"The sale of our Education assets is a big and important step in the narrowing of our footprint to our largest and most attractive opportunities," commented
Outlook Following the Sale of Education Assets
Non-GAAP Financial Measures and Definitions of Client Verticals
This release and the accompanying tables include a discussion of adjusted EBITDA, adjusted net income, adjusted diluted net income per share and free cash flow and normalized free cash flow, all of which are non-GAAP financial measures that are provided as a complement to results provided in accordance with accounting principles generally accepted in
We believe adjusted EBITDA, adjusted net income and adjusted diluted net income per share are relevant and useful information because they provide us and investors with additional measurements to analyze the Company's operating performance.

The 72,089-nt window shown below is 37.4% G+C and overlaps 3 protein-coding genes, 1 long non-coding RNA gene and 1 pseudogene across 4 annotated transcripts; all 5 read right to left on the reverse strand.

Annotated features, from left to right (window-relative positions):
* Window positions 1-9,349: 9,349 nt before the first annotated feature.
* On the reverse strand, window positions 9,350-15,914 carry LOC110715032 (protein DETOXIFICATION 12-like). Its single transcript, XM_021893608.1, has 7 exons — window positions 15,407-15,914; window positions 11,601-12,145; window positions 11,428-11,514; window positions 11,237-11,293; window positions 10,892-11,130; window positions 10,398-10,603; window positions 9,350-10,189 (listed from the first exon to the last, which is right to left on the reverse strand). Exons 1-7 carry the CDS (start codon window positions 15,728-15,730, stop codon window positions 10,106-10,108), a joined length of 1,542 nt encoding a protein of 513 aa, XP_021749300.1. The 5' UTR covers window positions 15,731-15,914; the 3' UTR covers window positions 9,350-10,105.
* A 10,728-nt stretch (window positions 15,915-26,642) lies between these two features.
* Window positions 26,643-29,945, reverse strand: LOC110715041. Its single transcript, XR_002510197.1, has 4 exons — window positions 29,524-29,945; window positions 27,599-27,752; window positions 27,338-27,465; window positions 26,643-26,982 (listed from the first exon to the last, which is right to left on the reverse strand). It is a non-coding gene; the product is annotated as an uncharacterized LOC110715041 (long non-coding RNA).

Adjusted EBITDA is useful to us and investors because (i) we seek to manage our business to a level of adjusted EBITDA as a percentage of net revenue, (ii) it is used internally by us for planning purposes, including preparation of internal budgets; to allocate resources; to evaluate the effectiveness of operational strategies and capital expenditures as well as the capacity to service debt, (iii) it is a key basis upon which we assess our operating performance, (iv) it is one of the primary metrics investors use in evaluating Internet marketing companies, (v) it is a factor in determining compensation, (vi) it is an element of certain financial covenants under our historical borrowing arrangements, and (vii) it is a factor that assists investors in the analysis of ongoing operating trends. In addition, we believe adjusted EBITDA and similar measures are widely used by investors, securities analysts, ratings agencies and other interested parties in our industry as a measure of financial performance, debt-service capabilities and as a metric for analyzing company valuations.